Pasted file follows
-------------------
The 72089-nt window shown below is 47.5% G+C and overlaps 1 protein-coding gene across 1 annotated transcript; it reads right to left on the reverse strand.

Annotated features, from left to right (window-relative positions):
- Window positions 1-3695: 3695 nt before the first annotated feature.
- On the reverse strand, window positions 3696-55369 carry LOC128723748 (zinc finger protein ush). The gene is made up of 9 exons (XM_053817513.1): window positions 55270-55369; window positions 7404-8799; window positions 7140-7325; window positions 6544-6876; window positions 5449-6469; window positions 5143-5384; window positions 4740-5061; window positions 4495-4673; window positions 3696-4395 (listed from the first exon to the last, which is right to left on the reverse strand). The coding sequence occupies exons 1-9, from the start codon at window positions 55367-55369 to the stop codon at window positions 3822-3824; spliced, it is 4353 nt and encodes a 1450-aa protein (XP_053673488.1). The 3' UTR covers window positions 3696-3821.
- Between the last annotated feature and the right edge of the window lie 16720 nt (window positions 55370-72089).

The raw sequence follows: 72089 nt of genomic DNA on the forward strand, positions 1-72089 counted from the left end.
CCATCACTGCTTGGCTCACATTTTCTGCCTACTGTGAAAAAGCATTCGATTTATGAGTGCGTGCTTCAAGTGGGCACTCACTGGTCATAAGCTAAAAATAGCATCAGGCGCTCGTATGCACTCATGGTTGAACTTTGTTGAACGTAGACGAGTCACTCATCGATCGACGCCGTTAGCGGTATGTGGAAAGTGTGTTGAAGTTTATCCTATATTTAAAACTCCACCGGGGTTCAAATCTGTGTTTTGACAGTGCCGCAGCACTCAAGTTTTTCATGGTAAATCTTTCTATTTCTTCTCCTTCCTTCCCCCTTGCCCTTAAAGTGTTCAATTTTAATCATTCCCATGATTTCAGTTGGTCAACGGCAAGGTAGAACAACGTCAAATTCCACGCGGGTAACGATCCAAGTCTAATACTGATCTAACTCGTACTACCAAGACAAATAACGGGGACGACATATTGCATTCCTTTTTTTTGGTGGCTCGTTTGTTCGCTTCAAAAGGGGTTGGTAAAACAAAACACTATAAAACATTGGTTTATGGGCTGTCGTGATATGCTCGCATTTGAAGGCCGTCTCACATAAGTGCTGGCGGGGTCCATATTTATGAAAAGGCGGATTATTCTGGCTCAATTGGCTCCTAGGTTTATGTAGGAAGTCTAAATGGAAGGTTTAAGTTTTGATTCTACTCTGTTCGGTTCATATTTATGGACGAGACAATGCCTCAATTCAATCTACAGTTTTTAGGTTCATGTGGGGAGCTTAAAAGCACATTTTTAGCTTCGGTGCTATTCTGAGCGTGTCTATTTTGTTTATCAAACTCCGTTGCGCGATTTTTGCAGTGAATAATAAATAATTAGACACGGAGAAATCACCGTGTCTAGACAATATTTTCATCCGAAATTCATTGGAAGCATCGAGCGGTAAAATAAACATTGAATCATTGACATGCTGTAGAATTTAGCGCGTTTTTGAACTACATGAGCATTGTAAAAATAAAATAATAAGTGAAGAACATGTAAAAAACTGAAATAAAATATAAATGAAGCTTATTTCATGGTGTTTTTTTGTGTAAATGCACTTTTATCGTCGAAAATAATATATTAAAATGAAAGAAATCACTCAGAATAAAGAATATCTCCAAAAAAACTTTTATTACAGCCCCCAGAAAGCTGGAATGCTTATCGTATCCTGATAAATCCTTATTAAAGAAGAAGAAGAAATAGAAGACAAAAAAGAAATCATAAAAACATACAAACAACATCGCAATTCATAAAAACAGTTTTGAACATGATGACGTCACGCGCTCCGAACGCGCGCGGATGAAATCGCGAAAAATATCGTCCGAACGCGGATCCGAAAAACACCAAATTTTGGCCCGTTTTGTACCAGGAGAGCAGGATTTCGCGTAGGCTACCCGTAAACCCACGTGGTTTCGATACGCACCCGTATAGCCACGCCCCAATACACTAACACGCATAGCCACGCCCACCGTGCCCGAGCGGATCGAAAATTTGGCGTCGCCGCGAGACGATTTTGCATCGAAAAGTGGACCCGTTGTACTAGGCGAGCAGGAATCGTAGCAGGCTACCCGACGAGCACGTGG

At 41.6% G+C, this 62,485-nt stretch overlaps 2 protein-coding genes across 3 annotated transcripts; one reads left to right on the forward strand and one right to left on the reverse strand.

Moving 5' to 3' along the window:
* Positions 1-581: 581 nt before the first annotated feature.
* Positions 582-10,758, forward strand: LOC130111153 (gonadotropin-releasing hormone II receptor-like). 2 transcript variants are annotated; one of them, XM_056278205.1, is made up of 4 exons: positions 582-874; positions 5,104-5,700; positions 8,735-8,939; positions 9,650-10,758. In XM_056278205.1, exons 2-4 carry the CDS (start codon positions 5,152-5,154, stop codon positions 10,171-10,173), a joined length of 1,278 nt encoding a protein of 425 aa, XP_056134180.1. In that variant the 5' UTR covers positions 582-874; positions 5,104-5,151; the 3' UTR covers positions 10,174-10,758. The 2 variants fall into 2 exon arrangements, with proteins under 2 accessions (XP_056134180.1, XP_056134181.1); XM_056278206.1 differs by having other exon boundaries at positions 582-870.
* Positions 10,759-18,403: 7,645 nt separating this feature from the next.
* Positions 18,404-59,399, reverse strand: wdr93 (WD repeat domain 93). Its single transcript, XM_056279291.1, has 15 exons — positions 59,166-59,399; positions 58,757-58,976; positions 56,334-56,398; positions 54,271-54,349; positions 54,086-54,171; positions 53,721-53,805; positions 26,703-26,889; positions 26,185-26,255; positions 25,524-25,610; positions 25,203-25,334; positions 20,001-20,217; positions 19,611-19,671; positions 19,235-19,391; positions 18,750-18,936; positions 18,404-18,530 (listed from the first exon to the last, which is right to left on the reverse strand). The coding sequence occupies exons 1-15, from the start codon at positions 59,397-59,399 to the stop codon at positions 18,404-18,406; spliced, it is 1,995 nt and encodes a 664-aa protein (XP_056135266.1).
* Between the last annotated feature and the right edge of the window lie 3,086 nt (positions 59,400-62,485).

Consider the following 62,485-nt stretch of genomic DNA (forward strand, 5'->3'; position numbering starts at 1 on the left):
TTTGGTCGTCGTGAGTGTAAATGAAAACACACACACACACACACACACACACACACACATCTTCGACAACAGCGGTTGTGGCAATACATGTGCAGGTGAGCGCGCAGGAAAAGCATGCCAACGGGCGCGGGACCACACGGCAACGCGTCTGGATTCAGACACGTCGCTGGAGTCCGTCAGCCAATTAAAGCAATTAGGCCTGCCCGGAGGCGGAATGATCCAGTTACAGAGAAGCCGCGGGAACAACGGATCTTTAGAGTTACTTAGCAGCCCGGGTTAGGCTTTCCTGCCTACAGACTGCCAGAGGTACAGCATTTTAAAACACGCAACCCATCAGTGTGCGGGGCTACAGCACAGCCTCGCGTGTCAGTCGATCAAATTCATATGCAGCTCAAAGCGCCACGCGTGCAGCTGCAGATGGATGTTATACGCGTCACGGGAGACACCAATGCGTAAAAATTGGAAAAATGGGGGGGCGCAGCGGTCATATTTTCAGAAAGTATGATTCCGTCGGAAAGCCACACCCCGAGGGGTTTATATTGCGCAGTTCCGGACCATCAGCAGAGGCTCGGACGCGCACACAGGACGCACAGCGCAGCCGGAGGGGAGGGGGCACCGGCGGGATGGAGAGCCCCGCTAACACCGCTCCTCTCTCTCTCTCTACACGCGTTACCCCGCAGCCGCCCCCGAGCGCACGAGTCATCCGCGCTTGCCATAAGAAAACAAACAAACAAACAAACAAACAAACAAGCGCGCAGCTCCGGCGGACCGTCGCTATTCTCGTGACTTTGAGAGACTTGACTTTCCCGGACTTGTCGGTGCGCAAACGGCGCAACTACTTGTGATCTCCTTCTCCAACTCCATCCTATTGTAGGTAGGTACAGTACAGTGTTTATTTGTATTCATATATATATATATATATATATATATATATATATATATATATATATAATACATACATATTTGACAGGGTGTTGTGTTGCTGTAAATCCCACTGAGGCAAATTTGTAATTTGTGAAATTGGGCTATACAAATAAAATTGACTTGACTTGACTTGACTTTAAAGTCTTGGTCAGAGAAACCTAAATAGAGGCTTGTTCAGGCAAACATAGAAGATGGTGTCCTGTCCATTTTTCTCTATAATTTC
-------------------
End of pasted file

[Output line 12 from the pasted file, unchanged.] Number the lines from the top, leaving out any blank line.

* Positions 10,759-18,403: 7,645 nt separating this feature from the next.